The main characteristics of the government’s bridging program
On Wednesday the Minister of Finances Yanis Varoufakis will attend the Eurogroup in Brussels, where he will present the…
On Wednesday the Minister of Finances Yanis Varoufakis will attend the Eurogroup in Brussels, where he will present the much-debated bridging program, which the government intends will replace the current bailout agreement. Mr. Varoufakis’ goals will be to achieve a political agreement by the
According to details that have leaked, the government’s bridge program will have the following characteristics:
- The program will last for six months, between March and August 2015. Technically it will be an extension of the current program and loan agreement; however a new text will be included outlining Greece’s commitments.
- The government will aim to have 30% of the provisions from the existing bailout agreement excluded which it considers “toxic”, such as changes in employment relations. Additionally the government wants to lower the primary surplus goals to 1.5% GDP (from 3% to 4.5% in the current deal) in order to tackle the humanitarian crisis.
- As for funding, Greece will collect the remaining final tranche of 7.5 billion euros from the current program, as well as 1.9 billion from SMPs, namely the profits from the Greek bonds held by the ECB and other banks. Additionally, Greece wants t increase the issue limit of bonds by 5 to 8 billion euros to cover expenses in March.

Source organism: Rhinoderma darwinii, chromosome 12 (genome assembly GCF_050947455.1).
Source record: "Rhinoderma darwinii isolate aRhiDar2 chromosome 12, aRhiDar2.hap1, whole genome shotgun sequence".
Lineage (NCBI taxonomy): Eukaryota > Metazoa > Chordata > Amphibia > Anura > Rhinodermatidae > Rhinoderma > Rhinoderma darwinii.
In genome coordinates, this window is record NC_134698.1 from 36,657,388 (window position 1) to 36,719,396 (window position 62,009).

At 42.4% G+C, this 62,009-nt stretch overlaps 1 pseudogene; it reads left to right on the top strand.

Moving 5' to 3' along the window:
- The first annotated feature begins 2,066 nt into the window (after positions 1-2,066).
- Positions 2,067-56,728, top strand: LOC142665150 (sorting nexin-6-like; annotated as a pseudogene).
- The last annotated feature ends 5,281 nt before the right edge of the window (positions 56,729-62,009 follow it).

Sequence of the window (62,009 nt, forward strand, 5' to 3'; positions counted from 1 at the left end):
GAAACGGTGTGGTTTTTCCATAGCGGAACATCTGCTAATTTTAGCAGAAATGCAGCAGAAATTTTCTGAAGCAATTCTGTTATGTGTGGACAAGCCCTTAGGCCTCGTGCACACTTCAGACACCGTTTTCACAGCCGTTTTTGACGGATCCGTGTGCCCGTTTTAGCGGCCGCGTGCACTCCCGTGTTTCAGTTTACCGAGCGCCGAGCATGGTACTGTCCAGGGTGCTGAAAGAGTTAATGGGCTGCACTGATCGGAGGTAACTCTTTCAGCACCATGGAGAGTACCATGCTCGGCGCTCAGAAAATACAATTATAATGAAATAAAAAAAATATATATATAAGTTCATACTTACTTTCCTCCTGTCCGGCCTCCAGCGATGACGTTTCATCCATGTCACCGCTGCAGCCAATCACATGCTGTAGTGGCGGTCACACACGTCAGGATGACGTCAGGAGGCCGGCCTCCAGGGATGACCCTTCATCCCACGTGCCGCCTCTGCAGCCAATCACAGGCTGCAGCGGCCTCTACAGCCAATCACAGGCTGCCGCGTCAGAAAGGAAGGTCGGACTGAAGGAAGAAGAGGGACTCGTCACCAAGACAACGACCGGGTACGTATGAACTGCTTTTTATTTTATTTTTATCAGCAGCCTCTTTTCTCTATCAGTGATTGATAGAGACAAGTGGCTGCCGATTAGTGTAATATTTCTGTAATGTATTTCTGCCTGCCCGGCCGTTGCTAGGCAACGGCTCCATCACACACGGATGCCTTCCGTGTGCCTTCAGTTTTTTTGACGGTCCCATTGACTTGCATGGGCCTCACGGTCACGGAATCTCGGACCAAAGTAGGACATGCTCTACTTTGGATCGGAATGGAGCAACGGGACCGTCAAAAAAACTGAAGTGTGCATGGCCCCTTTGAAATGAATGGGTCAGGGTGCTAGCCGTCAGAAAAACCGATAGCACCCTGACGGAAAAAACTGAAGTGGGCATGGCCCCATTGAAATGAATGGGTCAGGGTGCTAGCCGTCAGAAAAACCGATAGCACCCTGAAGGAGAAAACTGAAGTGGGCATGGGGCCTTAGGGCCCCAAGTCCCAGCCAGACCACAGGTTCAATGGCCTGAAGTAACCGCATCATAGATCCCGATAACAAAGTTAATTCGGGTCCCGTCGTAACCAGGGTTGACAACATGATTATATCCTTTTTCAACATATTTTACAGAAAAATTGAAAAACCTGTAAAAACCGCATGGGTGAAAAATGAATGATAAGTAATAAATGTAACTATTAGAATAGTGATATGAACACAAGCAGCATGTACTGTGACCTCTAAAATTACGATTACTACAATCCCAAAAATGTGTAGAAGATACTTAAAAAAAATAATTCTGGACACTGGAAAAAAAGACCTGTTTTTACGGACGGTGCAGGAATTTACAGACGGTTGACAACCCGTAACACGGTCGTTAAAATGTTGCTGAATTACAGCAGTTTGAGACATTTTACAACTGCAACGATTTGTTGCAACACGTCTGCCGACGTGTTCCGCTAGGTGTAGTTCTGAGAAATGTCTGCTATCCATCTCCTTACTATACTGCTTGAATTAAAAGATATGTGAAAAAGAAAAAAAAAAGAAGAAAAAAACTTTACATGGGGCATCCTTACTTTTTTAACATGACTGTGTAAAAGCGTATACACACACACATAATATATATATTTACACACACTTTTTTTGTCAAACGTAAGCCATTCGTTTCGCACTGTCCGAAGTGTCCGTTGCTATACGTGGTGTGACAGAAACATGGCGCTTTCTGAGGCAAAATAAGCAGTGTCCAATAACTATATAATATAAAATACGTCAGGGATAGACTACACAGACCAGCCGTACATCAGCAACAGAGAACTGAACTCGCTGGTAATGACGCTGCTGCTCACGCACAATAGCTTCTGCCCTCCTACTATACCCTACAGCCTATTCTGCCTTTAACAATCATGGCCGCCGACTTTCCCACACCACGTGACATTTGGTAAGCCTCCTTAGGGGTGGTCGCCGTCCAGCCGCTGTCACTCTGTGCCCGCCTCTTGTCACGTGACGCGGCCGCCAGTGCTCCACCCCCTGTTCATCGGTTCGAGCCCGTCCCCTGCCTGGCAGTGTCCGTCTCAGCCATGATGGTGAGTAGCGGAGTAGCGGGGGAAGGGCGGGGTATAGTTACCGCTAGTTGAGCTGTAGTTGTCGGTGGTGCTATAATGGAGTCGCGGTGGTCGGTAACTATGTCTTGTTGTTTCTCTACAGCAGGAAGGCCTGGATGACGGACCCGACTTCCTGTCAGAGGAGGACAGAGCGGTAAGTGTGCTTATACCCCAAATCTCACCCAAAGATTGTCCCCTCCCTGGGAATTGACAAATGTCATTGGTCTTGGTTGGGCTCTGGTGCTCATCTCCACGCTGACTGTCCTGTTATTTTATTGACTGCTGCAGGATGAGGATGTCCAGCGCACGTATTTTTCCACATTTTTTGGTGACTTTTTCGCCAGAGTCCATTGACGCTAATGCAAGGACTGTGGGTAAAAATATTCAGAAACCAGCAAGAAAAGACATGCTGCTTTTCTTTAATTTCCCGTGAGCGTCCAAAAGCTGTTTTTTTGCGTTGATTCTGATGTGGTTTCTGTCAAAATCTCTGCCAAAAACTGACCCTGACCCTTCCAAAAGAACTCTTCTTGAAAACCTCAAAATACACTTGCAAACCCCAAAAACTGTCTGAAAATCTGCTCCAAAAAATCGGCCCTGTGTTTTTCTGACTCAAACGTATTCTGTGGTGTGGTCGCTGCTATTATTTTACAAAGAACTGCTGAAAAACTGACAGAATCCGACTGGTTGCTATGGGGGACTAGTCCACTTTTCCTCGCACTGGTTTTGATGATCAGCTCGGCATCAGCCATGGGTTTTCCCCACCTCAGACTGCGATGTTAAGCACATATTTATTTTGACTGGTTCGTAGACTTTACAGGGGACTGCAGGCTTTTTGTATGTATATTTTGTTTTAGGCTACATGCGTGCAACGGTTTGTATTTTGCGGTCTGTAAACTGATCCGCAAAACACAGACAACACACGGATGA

- Mr. Varoufakis will try to use the FSF’s 11.4 billion to help the banks, however this is expected to meet fierce reactions. The likeliest scenario is for this sum (or a large part thereof) to be used as a safety net in the bridging program.
- Coming to an agreement and receiving approval from European parliaments will mean that the European Central Bank will continue to provide liquidity towards the Greek banks, by accepting Greek bonds as collateral.
- The monitoring of the reforms will not be carried out by the troika, but rather separately by European Commission and IMF teams, which will most likely conduct any consultations with involved parties and bodies on neutral ground, such as in Brussels or Paris.